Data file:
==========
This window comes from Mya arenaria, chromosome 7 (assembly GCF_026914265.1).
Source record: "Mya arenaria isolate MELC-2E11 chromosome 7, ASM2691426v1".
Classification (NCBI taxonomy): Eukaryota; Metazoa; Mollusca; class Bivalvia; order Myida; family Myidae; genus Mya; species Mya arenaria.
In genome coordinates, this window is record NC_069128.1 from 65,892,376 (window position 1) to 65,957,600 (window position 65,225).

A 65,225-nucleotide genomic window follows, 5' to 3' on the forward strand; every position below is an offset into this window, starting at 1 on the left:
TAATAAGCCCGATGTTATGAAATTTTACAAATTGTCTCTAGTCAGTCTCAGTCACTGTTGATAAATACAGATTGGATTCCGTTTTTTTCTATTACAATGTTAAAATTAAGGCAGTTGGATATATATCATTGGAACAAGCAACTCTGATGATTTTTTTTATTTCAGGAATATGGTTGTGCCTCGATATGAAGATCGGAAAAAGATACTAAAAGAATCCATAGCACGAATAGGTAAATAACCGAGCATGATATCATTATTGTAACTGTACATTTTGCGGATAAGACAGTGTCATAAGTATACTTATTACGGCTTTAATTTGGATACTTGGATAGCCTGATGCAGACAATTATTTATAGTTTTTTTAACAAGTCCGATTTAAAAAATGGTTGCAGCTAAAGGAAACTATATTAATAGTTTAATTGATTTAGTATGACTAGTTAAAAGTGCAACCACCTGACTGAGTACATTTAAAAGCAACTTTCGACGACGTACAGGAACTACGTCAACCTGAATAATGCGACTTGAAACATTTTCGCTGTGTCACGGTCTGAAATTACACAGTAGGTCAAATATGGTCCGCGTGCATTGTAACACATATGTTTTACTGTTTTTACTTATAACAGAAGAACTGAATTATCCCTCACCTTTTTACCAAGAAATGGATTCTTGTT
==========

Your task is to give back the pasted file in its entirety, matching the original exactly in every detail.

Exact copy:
This window comes from Mya arenaria, chromosome 7 (assembly GCF_026914265.1).
Source record: "Mya arenaria isolate MELC-2E11 chromosome 7, ASM2691426v1".
Classification (NCBI taxonomy): Eukaryota; Metazoa; Mollusca; class Bivalvia; order Myida; family Myidae; genus Mya; species Mya arenaria.
In genome coordinates, this window is record NC_069128.1 from 65,892,376 (window position 1) to 65,957,600 (window position 65,225).

A 65,225-nucleotide genomic window follows, 5' to 3' on the forward strand; every position below is an offset into this window, starting at 1 on the left:
TAATAAGCCCGATGTTATGAAATTTTACAAATTGTCTCTAGTCAGTCTCAGTCACTGTTGATAAATACAGATTGGATTCCGTTTTTTTCTATTACAATGTTAAAATTAAGGCAGTTGGATATATATCATTGGAACAAGCAACTCTGATGATTTTTTTTATTTCAGGAATATGGTTGTGCCTCGATATGAAGATCGGAAAAAGATACTAAAAGAATCCATAGCACGAATAGGTAAATAACCGAGCATGATATCATTATTGTAACTGTACATTTTGCGGATAAGACAGTGTCATAAGTATACTTATTACGGCTTTAATTTGGATACTTGGATAGCCTGATGCAGACAATTATTTATAGTTTTTTTAACAAGTCCGATTTAAAAAATGGTTGCAGCTAAAGGAAACTATATTAATAGTTTAATTGATTTAGTATGACTAGTTAAAAGTGCAACCACCTGACTGAGTACATTTAAAAGCAACTTTCGACGACGTACAGGAACTACGTCAACCTGAATAATGCGACTTGAAACATTTTCGCTGTGTCACGGTCTGAAATTACACAGTAGGTCAAATATGGTCCGCGTGCATTGTAACACATATGTTTTACTGTTTTTACTTATAACAGAAGAACTGAATTATCCCTCACCTTTTTACCAAGAAATGGATTCTTGTT